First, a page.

Every September, road safety organizations observe Child Passenger Safety Week as a time to help people understand the importance of safe travel protocols for our youngest passengers, including car seat safety — how to choose them, install them correctly, and register them with manufacturers to receive safety updates.
Children are thought of as our most precious cargo, but they are also the most vulnerable. The state of Tennessee recognized this fact when it issued the country’s first child passenger safety law in 1978, requiring guardians to place their children in an approved child restraint system. AAA clubs across the country have worked to enact stronger child restraint laws in every state and the District of Columbia since 2002.
Despite all this, car crashes continue to be the leading cause of death for children under 13 years old. Many of these crashes are preventable.
On top of all this, other factors exacerbate the risk of child passenger fatalities: improperly installed car seats and boosters, children not buckled up correctly (or at all), and more. These mistakes could be rectified—and children’s lives could be saved—in part through education, knowledge sharing, and awareness.
During this week, people are encouraged to learn about safety protocols and the various factors that go into ensuring that a car seat is right for their children, such as the proper seat based on age and size.
The National Highway Traffic Safety Administration (NHTSA) offers parents recommendations for choosing the right car seat for their child. Parents should be prepared to answer the following questions in order to “right-size” a car seat for their family vehicle:
How old is your child and what is their size?
Car seats should always be chosen based on a child’s age and size. Your child may need a rear-facing car seat, a forward-facing seat, or a booster seat. Explore these child car seat resources from AAA to learn about each kind of seat and the installation pointers for each.
Have you read the car seat manufacturer instructions and the car seat instructions included in your vehicle’s owner’s manual?
It’s important to read the installation instructions supplied by the car seat manufacturer, especially to ensure you’re using the right seat for your child’s height and weight. Installation of the car seat may vary depending on the vehicle. For personally owned vehicles, owner’s manuals will often have a section on car seats to reference when installing a car seat for the first time in that vehicle.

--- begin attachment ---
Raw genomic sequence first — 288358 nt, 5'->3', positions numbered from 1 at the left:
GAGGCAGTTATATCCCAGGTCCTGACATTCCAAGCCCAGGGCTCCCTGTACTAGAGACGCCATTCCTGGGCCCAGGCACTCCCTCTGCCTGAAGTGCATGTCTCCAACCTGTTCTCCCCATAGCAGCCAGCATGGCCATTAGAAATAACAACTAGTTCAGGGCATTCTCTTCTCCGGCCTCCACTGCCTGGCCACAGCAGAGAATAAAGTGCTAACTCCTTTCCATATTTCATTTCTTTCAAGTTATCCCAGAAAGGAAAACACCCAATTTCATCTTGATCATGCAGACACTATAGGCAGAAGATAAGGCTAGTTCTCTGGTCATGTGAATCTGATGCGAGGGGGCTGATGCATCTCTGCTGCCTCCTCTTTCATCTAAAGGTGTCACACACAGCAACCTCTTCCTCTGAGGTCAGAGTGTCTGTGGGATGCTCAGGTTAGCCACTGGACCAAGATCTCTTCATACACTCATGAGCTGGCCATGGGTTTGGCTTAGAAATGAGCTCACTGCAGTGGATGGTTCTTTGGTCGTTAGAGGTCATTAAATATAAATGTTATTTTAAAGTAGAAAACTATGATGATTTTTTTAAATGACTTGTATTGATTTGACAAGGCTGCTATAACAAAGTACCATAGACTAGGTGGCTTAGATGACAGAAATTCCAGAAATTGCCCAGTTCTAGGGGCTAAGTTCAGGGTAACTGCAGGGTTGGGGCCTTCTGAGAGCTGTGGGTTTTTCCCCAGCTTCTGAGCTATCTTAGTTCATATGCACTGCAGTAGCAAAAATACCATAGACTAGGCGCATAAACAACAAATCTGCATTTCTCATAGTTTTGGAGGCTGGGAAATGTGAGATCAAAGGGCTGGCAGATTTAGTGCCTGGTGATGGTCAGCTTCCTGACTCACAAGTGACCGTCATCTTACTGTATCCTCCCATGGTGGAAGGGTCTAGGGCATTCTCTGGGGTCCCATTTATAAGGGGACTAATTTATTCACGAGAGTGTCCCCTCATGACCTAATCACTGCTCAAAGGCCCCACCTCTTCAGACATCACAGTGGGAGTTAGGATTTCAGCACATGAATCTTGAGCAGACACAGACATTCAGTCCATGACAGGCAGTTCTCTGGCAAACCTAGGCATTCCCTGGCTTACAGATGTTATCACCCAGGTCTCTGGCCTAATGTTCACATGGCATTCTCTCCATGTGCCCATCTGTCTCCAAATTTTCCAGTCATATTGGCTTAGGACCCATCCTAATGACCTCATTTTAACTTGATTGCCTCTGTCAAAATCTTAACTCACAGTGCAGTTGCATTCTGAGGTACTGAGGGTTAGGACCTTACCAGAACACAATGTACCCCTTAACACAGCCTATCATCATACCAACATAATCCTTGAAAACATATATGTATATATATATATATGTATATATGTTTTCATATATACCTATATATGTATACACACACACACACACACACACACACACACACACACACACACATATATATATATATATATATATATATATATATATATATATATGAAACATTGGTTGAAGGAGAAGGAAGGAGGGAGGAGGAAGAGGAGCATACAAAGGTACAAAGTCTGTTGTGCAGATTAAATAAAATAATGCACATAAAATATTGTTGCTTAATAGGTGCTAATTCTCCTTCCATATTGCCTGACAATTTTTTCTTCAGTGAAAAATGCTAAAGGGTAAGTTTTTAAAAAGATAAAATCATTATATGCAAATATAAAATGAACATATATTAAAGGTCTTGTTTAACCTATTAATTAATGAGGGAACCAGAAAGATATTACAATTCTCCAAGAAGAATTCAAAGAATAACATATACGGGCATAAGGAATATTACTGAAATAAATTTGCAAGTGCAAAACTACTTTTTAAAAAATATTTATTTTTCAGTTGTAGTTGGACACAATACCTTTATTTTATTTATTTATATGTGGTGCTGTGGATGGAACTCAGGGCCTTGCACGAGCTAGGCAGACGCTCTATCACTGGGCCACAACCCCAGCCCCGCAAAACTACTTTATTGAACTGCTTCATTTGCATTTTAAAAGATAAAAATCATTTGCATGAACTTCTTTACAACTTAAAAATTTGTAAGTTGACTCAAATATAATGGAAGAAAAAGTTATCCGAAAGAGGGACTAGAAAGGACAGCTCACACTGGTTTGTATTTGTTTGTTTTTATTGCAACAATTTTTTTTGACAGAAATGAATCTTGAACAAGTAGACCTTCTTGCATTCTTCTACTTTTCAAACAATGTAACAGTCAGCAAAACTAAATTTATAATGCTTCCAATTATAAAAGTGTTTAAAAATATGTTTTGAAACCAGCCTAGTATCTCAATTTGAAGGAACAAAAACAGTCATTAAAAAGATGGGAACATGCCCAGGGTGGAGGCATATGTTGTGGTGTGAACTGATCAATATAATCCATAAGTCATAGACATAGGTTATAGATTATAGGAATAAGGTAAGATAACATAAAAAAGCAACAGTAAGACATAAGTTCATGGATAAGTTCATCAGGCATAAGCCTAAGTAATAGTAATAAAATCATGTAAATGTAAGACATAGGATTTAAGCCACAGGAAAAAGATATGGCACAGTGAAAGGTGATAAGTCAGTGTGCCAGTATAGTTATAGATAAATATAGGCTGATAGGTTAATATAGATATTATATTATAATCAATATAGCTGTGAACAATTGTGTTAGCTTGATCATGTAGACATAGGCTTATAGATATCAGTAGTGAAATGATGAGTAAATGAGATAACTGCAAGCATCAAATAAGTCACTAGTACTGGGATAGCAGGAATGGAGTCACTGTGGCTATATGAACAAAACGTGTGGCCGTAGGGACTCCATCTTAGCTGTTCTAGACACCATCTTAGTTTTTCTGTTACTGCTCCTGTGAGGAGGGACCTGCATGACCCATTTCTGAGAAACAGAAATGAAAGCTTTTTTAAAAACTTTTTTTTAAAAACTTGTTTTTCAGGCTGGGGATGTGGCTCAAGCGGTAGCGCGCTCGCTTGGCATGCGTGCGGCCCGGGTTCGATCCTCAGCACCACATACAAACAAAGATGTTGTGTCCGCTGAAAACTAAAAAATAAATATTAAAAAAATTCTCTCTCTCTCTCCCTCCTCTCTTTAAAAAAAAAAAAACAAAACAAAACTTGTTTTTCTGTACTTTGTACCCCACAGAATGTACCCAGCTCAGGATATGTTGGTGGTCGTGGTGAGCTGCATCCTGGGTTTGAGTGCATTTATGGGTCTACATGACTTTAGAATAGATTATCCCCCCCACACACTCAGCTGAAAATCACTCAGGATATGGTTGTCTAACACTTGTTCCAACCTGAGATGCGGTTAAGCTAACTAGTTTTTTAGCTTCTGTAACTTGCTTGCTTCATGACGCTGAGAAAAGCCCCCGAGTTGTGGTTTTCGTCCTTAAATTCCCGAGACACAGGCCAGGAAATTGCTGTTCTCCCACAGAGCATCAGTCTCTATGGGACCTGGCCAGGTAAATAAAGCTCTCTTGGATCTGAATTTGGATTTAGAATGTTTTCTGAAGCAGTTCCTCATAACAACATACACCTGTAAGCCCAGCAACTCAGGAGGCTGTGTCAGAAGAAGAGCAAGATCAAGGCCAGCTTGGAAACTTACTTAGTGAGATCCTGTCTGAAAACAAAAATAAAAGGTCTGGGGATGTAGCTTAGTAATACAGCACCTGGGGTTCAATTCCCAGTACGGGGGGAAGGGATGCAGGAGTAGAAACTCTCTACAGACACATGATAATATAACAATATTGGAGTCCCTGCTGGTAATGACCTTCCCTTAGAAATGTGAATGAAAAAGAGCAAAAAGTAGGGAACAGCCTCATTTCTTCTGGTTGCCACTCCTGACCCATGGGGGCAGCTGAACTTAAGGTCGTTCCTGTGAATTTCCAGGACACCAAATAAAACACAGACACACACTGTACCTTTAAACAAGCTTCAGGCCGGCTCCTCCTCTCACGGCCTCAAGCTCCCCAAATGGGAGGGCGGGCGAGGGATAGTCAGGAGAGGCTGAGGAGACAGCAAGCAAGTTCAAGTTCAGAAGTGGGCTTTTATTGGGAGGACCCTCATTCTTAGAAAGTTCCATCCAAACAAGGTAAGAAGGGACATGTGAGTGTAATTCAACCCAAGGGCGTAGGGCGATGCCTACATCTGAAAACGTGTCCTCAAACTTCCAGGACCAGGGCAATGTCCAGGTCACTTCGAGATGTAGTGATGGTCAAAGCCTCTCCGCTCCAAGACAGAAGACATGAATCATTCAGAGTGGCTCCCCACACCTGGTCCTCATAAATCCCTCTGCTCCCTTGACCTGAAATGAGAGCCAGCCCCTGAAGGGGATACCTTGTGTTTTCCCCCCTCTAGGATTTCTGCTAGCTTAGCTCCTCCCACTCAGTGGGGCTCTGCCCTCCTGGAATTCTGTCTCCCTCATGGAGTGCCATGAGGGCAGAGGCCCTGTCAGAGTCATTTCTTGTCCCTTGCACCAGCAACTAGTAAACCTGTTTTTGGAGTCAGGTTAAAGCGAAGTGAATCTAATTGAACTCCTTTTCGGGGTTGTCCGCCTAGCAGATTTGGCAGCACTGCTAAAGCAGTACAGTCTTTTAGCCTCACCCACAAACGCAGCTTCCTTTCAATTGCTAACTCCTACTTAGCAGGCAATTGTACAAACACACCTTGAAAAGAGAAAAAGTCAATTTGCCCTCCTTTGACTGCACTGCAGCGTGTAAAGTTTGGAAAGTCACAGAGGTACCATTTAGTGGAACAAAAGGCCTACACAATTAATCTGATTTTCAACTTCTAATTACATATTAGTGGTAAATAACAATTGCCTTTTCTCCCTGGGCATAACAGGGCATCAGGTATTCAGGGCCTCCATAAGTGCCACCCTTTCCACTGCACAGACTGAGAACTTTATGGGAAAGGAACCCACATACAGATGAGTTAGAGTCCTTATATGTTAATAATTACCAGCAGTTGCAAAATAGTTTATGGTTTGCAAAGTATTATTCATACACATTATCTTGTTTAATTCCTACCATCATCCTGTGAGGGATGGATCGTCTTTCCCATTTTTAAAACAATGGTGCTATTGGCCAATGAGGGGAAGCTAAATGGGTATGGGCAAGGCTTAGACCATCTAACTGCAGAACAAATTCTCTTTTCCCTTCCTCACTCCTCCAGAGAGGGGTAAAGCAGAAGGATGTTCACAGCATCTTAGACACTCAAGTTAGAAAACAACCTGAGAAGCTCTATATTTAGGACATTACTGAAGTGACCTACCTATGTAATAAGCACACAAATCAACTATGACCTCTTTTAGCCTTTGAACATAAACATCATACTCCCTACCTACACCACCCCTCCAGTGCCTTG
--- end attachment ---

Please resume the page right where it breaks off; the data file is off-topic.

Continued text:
Has your car seat been inspected?
Car seat inspection stations will inspect your car seat free of charge, and may be able to help you install it. Use the NHTSA’s car seat inspection station search tool to find one near you. If you’re unable to visit a car seat check or inspection station in your community, AAA’s clubs in Alaska, Arizona, Utah, Montana, NorCal, Nevada and Wyoming offer virtual inspections. Because only 1 out of 4 car seats is properly installed, parents and caregivers are encouraged to have their child safety seats inspected by a professional on National Seat Check Saturday, which falls on the fourth Saturday in September. If you’re unable to visit a car seat check or inspection station in your community, AAA’s clubs offer virtual inspections.
Of course, no one has to wait for a specific date to take action. Every day offers a chance to learn about how to make our youngest passengers safer.
Autonomous Vehicles: Built with Passenger Safety in Mind
For decades, car safety has been primarily designed around drivers and mitigating the effects of a crash.
Fully autonomous vehicles are different. Instead of being designed to just mitigate the impact of crashes on passengers, they are designed to make safe driving decisions to avoid crashes in the first place. They assume all functions of a human driver and can be specifically designed with passenger safety built in. For example, Waymo’s autonomous vehicles are designed to obey traffic laws, maintain constant vigilance, and make good driving decisions around other road users.
The whole family can ride together with the Waymo Driver, which is why Waymo includes a front-facing car seat and booster seat in vehicles in its Waymo One ride-hailing fleet, ensuring that some of our youngest passengers have a means to buckle up safely.
Join us in the most important conversations about how self-driving technology may shape the future of safety, mobility, community, and society.